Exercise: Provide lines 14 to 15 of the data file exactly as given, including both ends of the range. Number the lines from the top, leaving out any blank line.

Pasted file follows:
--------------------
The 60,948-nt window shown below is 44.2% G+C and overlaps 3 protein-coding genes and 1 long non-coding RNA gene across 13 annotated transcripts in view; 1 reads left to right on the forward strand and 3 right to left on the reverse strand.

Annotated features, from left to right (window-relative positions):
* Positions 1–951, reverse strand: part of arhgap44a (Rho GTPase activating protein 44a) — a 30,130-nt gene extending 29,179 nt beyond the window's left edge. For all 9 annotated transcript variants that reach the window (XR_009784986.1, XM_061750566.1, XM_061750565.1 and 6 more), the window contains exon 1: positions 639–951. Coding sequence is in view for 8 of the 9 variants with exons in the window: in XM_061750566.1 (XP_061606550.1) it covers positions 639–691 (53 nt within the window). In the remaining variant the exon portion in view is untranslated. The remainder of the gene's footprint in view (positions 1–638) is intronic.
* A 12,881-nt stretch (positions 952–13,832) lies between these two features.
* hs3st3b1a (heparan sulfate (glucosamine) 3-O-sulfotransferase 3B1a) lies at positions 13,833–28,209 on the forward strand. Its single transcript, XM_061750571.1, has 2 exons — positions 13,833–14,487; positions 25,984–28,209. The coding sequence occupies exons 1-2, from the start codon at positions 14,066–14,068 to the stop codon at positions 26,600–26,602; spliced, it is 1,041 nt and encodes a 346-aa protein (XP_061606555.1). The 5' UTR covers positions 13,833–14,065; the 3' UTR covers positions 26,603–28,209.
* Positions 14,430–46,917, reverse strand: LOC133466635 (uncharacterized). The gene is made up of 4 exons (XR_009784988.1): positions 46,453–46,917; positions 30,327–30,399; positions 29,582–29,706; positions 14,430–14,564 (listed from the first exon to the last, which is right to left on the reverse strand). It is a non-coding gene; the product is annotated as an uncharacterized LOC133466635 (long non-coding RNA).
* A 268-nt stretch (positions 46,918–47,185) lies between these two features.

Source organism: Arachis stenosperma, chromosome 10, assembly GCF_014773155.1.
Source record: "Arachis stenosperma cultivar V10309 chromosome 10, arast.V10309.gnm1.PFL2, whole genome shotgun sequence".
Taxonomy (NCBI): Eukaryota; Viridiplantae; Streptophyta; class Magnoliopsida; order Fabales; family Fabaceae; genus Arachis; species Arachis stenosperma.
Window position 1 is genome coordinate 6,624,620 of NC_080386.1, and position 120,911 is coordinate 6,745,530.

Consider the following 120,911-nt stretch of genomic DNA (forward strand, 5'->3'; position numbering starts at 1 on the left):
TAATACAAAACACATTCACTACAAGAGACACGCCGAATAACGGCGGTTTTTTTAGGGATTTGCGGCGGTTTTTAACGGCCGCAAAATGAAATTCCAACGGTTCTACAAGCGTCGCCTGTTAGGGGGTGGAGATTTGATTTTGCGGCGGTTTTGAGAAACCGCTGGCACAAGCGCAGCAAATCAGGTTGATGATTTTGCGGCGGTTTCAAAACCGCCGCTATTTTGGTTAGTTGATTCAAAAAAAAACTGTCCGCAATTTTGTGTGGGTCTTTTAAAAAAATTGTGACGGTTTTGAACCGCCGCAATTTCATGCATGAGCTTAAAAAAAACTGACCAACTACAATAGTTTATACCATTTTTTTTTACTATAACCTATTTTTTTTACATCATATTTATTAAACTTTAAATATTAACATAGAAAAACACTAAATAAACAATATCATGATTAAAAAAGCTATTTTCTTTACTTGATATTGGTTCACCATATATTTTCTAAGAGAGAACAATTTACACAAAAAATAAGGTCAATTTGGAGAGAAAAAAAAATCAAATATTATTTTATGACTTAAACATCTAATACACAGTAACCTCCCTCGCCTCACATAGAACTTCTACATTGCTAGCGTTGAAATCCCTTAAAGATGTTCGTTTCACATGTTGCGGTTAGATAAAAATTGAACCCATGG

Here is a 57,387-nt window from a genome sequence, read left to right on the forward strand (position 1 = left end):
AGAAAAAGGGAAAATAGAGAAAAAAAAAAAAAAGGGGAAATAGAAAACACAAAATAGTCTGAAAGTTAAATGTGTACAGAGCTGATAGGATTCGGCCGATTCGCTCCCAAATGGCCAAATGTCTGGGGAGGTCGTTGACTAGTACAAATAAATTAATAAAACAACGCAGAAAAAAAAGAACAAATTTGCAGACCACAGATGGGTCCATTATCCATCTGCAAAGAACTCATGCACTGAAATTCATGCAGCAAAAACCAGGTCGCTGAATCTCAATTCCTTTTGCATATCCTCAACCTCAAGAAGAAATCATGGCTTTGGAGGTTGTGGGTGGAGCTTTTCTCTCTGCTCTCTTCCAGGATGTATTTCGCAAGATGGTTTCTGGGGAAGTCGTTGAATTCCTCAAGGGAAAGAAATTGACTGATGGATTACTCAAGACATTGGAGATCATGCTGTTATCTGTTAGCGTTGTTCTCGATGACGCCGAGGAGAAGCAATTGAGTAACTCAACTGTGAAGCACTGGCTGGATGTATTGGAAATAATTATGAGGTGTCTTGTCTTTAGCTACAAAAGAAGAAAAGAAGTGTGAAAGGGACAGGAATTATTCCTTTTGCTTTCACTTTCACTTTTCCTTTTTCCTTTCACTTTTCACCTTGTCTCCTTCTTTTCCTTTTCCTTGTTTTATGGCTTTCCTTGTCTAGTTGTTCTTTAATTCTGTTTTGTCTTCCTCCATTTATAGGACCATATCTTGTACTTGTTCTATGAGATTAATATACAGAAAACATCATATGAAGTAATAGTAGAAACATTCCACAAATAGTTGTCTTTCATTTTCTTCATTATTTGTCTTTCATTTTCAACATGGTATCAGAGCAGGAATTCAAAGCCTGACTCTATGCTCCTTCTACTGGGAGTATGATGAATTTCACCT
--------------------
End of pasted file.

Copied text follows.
Here is a 57,387-nt window from a genome sequence, read left to right on the forward strand (position 1 = left end):
AGAAAAAGGGAAAATAGAGAAAAAAAAAAAAAAGGGGAAATAGAAAACACAAAATAGTCTGAAAGTTAAATGTGTACAGAGCTGATAGGATTCGGCCGATTCGCTCCCAAATGGCCAAATGTCTGGGGAGGTCGTTGACTAGTACAAATAAATTAATAAAACAACGCAGAAAAAAAAGAACAAATTTGCAGACCACAGATGGGTCCATTATCCATCTGCAAAGAACTCATGCACTGAAATTCATGCAGCAAAAACCAGGTCGCTGAATCTCAATTCCTTTTGCATATCCTCAACCTCAAGAAGAAATCATGGCTTTGGAGGTTGTGGGTGGAGCTTTTCTCTCTGCTCTCTTCCAGGATGTATTTCGCAAGATGGTTTCTGGGGAAGTCGTTGAATTCCTCAAGGGAAAGAAATTGACTGATGGATTACTCAAGACATTGGAGATCATGCTGTTATCTGTTAGCGTTGTTCTCGATGACGCCGAGGAGAAGCAATTGAGTAACTCAACTGTGAAGCACTGGCTGGATGTATTGGAAATAATTATGAGGTGTCTTGTCTTTAGCTACAAAAGAAGAAAAGAAGTGTGAAAGGGACAGGAATTATTCCTTTTGCTTTCACTTTCACTTTTCCTTTTTCCTTTCACTTTTCACCTTGTCTCCTTCTTTTCCTTTTCCTTGTTTTATGGCTTTCCTTGTCTAGTTGTTCTTTAATTCTGTTTTGTCTTCCTCCATTTATAGGACCATATCTTGTACTTGTTCTATGAGATTAATATACAGAAAACATCATATGAAGTAATAGTAGAAACATTCCACAAATAGTTGTCTTTCATTTTCTTCATTATTTGTCTTTCATTTTCAACATGGTATCAGAGCAGGAATTCAAAGCCTGACTCTATGCTCCTTCTACTGGGAGTATGATGAATTTCACCT